Cupboard under the stairs
Dark, damp and desolate.
Little child alone;
hears key turn in lock.
Cupboard under the stairs
There was a young girl from Belgrave,
Who was incredibly brave.
She went into the fire
To rescue young Maia
It was good that her life, she did save.
It was Friday. The rain had poured incessantly all day and everyone in class was fractious. Jaylee hung around after the end of school day bell had gone. She knew ‘they’ would be waiting for her; just out of sight, round the corner, where they always waited. Her heart pumped faster just thinking about it. One day they would cause her physical harm, and it would never stop. She knew it would never stop.
The sun shone custard beams
in hazy cloud-free sky.
This book is the first in a trilogy and all three books were given to me by Suzanne Collins, but not that Suzanne Collins. They were given by a dear friend. She recommended them to me as a ‘page turner’ set of books and my edition is printed by Scholastic Children’s books. I have to say I think they are unsuitable as children’s books and would prefer readers to be in their late teens or older.
Brave is the story of an unusual Scottish princess, who has three suitors vying for her hand in marriage, but she is not interested. She wants to remain single and explore the surrounding forest with her loyal horse, Angus. Princess Merida has a love of archery, encouraged by her father, King Fergus, who gave her a bow for her birthday when she was a small child. It was on that day that the family first encountered Mordu, a giant black bear, who caused Fergus to lose his leg. King Fergus swears to get his revenge on Mordu.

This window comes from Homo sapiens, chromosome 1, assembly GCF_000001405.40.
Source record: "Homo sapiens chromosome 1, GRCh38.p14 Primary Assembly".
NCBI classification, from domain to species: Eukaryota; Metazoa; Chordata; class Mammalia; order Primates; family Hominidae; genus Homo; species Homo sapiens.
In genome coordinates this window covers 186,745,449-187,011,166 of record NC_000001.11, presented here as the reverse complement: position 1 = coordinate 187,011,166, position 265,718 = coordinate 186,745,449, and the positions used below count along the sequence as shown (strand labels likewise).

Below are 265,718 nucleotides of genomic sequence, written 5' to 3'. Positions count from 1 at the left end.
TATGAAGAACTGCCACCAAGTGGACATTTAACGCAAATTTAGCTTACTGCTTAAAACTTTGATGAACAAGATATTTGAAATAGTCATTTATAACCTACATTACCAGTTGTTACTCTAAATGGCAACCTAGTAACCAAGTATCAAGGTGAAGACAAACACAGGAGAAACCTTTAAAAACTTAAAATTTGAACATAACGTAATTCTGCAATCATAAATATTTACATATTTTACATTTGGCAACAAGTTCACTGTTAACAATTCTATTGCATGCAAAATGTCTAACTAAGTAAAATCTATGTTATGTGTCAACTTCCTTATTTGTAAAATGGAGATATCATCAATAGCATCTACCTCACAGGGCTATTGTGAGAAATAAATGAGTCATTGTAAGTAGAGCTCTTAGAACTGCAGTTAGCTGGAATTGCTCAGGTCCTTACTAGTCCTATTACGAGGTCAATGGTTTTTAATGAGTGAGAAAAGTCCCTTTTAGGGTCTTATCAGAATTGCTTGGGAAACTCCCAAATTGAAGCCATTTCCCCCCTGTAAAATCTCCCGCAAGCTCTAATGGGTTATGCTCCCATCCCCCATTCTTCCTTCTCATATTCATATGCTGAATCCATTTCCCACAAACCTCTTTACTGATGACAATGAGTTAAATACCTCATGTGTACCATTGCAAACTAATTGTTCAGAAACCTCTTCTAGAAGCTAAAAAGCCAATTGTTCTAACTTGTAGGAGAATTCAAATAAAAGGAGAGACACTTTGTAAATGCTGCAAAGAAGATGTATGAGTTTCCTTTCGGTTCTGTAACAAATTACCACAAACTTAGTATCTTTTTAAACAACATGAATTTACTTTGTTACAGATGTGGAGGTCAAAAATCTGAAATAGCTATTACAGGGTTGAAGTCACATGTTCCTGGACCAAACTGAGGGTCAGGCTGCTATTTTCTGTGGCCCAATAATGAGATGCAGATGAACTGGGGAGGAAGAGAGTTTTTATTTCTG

What would it be like
if you had no phone
to store your contacts
or hold music, you own?
Fox-red rabbit with snowdrop paws
peeping through the sodden grass.
Unaware that black cat ears
are just a whisker away.
Sometimes when I lie in bed,
I wonder -
Who lived here two hundred years ago?
Were the rooms filled with choking smoke
or were they warmed by dancing flames?
The bedroom walls were covered with posters of fantasy drawings. Clothes were hung from doors and draped over chairs. Make-up spilled from jars and pots and colourful jewellery decorated every surface.
What leap of life has led us here
to this unseemly place;
to scrabble in the debris
of all that we once were?
Rosie smiled at her daughter as she entered the nursery. Star, came running towards her, with arms raised ready to be picked up. She lifted Star in the air, twirling her around so that Star giggled in the way only a two year old can.
Ethel sat bolt upright in the hotel bed. It was not that it was an uncomfortable bed; far from it. Something had woken her. As her eyes became used to the darkness she realized that she could see an old lady sitting at the end of her bed.
The three fat ladies sat on the beach wall at Eastbourne. Their cherub faces defying the truth of age. They made an image like a comic picture postcard. Anne was the largest, weighing fifteen stone. She’d walked along the promenade to The Wish Tower, eaten her very large dinner, followed by a chocolate and banana sundae and now she was catching her breath, before making her way back to the hotel.
The bright lights shock my eyes so I squeeze them shut. I am cleaned efficiently and wrapped in a shawl, but it is cold here. The nurse places me briefly in my mother’s arms but she is tired. The journey to reach this outer world has taken twenty two hours. She has good reason for exhaustion.
I traced the old scar with my middle finger. It was hardly noticeable now. In fact if you hadn’t known it was there you wouldn’t see it.
In the sunlight the petals fall.
Blood red confetti on brown earth.
By the phone I wait for your call,
praying for your voice for all I’m worth.
I see a likeness in your eyes;
the hopes I used to have.
How they sparkle.
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